Pictured below are two paintings I've done using Genesis heat set oil paints. I was fortunate to learn to paint at the Guild School in 2010, in two classes from the very talented and patient Jeff Wilkerson. We learned a seascape in one class and TWO English landscapes in the second one. Jeff made it a wonderful learning experience. I had been trying to paint a landscape for the longest time, and never could figure out what I was doing wrong. Jeff broke it down for us, telling us to paint the broad background areas as if we were just painting the side of a house. When we switched to smaller brushes, he told us it was like painting the trim of the house! The beauty of these paints is that they operate like oil paints but you dry them between each step with a heat gun, which literally cooks the paint within a minute on a tiny canvas. Genius, Genesis! The pictures are of the coast of Lake Michigan from north of Milwaukee Wisconsin, and one that is a commissioned piece. The lake painting is based on a photo I took, and the second one is taken from the emailed photo of the original painting, which is set behind the miniature. Enjoy!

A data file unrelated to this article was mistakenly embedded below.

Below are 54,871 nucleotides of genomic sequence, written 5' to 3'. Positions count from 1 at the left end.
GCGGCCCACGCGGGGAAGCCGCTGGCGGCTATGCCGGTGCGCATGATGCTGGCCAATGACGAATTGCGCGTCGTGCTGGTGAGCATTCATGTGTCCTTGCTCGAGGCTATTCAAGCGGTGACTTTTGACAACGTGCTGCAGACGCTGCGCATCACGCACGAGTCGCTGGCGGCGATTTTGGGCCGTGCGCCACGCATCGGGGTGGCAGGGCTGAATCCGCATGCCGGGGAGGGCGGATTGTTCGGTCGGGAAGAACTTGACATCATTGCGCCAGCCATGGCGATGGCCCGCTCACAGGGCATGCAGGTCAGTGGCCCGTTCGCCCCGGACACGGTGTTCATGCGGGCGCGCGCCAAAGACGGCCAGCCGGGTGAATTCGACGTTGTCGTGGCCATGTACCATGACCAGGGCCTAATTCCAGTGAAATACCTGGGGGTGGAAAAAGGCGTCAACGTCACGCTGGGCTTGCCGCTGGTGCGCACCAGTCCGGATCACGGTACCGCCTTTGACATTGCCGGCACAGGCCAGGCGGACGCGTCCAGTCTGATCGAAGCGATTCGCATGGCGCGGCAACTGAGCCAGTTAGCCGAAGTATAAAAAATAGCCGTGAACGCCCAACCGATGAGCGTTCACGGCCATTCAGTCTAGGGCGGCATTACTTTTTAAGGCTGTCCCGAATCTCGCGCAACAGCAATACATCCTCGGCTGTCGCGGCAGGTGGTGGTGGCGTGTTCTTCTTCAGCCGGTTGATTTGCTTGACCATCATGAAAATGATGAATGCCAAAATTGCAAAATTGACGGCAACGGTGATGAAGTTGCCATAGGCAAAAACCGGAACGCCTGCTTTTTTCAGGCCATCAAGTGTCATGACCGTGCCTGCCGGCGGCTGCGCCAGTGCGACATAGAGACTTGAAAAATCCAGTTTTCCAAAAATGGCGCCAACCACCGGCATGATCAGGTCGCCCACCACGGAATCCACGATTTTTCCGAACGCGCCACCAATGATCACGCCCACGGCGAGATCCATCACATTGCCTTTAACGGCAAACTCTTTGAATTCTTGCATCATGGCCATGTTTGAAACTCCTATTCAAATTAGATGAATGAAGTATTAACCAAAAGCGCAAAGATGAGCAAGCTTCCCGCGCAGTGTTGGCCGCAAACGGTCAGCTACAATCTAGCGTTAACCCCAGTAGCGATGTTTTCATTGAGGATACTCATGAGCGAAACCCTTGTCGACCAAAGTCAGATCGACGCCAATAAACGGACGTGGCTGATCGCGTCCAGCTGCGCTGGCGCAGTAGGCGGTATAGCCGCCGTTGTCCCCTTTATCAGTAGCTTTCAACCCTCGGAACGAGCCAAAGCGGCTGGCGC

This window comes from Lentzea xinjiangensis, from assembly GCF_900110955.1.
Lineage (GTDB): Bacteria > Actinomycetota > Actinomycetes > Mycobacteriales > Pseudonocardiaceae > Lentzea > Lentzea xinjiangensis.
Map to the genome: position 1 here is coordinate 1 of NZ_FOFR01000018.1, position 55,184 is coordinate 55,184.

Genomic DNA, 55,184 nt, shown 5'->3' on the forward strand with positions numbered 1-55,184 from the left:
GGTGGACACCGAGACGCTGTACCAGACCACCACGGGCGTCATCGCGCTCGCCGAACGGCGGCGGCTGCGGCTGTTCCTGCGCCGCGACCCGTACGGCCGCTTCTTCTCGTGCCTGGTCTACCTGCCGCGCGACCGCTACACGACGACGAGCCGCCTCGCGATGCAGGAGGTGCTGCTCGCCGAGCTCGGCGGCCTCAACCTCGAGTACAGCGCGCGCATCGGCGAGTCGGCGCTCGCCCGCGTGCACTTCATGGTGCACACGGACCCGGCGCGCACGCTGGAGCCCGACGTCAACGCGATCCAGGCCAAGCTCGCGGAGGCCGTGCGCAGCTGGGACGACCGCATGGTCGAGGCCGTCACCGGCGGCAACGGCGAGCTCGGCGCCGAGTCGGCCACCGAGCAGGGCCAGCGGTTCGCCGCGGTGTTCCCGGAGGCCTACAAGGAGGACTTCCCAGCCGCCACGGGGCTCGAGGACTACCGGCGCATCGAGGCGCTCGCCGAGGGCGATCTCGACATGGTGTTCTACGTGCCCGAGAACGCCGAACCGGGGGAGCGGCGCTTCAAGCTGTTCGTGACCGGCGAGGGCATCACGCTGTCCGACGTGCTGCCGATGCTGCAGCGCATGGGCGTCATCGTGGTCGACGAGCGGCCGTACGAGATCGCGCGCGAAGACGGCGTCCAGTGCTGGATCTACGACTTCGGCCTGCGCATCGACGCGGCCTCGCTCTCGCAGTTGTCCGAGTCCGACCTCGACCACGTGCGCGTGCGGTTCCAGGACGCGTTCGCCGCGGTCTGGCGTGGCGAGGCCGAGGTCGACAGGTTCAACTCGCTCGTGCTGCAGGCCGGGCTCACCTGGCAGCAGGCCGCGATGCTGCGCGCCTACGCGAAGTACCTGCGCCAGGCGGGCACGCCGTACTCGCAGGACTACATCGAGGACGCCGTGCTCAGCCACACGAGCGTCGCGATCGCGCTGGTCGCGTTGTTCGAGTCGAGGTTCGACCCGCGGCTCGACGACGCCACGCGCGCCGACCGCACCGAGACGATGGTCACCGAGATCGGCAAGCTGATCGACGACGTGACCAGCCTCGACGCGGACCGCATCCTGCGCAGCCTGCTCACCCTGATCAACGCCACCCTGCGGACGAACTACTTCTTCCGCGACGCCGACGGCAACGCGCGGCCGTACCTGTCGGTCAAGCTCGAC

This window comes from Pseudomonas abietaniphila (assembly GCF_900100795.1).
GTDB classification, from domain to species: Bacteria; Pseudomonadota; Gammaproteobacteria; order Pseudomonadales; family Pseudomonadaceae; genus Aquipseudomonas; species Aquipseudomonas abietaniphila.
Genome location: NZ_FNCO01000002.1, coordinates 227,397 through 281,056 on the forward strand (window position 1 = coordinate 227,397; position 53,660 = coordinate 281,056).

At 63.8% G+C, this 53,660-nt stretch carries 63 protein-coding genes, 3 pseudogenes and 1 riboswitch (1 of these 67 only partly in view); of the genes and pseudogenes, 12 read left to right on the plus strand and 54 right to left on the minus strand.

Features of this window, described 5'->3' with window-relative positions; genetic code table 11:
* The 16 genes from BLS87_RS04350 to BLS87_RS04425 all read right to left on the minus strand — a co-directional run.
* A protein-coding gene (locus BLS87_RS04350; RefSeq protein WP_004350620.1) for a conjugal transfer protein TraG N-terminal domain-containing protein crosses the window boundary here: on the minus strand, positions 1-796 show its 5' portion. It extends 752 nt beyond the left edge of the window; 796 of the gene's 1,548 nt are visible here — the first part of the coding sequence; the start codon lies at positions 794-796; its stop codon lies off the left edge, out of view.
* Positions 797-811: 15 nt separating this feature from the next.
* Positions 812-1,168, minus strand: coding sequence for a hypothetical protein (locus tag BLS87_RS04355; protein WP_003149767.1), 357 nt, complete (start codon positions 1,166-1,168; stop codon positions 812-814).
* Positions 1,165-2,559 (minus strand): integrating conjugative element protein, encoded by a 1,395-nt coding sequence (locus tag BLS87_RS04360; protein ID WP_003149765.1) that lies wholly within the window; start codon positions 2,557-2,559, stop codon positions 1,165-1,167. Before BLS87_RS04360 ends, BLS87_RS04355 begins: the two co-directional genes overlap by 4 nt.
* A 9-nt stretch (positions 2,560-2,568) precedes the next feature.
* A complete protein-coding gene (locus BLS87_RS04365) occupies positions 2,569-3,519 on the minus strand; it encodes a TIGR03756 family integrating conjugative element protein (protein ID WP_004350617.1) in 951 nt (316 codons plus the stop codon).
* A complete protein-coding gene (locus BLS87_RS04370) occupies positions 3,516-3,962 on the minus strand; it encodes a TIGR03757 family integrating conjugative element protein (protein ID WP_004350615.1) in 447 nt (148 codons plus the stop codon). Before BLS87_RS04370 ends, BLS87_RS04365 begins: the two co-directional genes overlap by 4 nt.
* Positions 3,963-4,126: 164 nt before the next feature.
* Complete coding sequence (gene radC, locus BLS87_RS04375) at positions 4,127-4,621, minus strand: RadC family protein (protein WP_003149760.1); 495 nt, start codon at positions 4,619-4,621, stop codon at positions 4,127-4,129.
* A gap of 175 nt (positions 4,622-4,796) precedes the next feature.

28. 1 point
    Josje, I wanted to add an alternative way of creating miniature canvasses for your next painting project. I learned this from Barbara Stanton at Guild School years ago and have been very pleased with the results. Barbara mounts silk on heavy artists paper with a spray adhesive and then adds several fine coats of gesso to the surface. The weave of the fabric is in scale and as she pointed out paintings on silk have lasted hundreds of years in the orient. Since that class I have discovered a paper imbued with an epoxy resin which I think is called a multi media board. It has the advantage of being rigid, not warping, light weight and easy to cut. I think it would make a good base as well…. with or without the silk. I haven't experimented with the silk on that backing yet.
  29. 1 point
    You have to make your own canvas. We used poster board cut in small 'canvases' and glued with Elmer's glue to thin, 1/32" plywood. Let the glue dry. Then you paint a couple of coats of gesso on the paper to give it texture. Once it's dried you can go ahead a paint. This is MUCH more in scale than using heavier paper or canvas. I've seen lovely paintings in miniature done on regular canvas, and all you see it the canvas texture, which is HUGE. I make several canvases at a time and let them dry, so I'm all set when I want to paint. We also sanded the painting a little at first, to eliminate bumps or rough spots in the paint. I do that occasionally but it's not always necessary.